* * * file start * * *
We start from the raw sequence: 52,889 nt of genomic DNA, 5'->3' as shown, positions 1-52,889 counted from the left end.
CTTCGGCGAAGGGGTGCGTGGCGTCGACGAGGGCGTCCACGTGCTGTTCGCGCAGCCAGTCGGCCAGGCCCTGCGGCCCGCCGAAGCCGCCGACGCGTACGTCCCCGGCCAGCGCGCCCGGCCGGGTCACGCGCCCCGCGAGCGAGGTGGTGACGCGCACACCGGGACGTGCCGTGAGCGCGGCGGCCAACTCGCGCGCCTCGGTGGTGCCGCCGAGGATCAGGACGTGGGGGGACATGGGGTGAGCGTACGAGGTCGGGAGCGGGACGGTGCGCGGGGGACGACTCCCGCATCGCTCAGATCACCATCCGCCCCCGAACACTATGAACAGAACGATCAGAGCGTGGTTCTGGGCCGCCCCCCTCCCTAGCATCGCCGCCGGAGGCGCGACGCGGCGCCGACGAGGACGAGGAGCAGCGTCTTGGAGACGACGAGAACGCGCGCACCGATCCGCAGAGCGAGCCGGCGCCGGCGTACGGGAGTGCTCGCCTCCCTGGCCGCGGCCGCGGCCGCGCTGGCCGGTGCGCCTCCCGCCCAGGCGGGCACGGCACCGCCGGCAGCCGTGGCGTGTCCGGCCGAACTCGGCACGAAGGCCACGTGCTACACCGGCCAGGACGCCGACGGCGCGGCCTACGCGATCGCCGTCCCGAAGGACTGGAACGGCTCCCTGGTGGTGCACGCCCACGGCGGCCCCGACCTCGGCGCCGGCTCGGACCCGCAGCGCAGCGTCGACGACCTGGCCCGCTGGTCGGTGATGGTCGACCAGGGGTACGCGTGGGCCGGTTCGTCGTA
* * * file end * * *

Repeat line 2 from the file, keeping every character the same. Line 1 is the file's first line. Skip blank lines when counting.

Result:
CTTCGGCGAAGGGGTGCGTGGCGTCGACGAGGGCGTCCACGTGCTGTTCGCGCAGCCAGTCGGCCAGGCCCTGCGGCCCGCCGAAGCCGCCGACGCGTACGTCCCCGGCCAGCGCGCCCGGCCGGGTCACGCGCCCCGCGAGCGAGGTGGTGACGCGCACACCGGGACGTGCCGTGAGCGCGGCGGCCAACTCGCGCGCCTCGGTGGTGCCGCCGAGGATCAGGACGTGGGGGGACATGGGGTGAGCGTACGAGGTCGGGAGCGGGACGGTGCGCGGGGGACGACTCCCGCATCGCTCAGATCACCATCCGCCCCCGAACACTATGAACAGAACGATCAGAGCGTGGTTCTGGGCCGCCCCCCTCCCTAGCATCGCCGCCGGAGGCGCGACGCGGCGCCGACGAGGACGAGGAGCAGCGTCTTGGAGACGACGAGAACGCGCGCACCGATCCGCAGAGCGAGCCGGCGCCGGCGTACGGGAGTGCTCGCCTCCCTGGCCGCGGCCGCGGCCGCGCTGGCCGGTGCGCCTCCCGCCCAGGCGGGCACGGCACCGCCGGCAGCCGTGGCGTGTCCGGCCGAACTCGGCACGAAGGCCACGTGCTACACCGGCCAGGACGCCGACGGCGCGGCCTACGCGATCGCCGTCCCGAAGGACTGGAACGGCTCCCTGGTGGTGCACGCCCACGGCGGCCCCGACCTCGGCGCCGGCTCGGACCCGCAGCGCAGCGTCGACGACCTGGCCCGCTGGTCGGTGATGGTCGACCAGGGGTACGCGTGGGCCGGTTCGTCGTA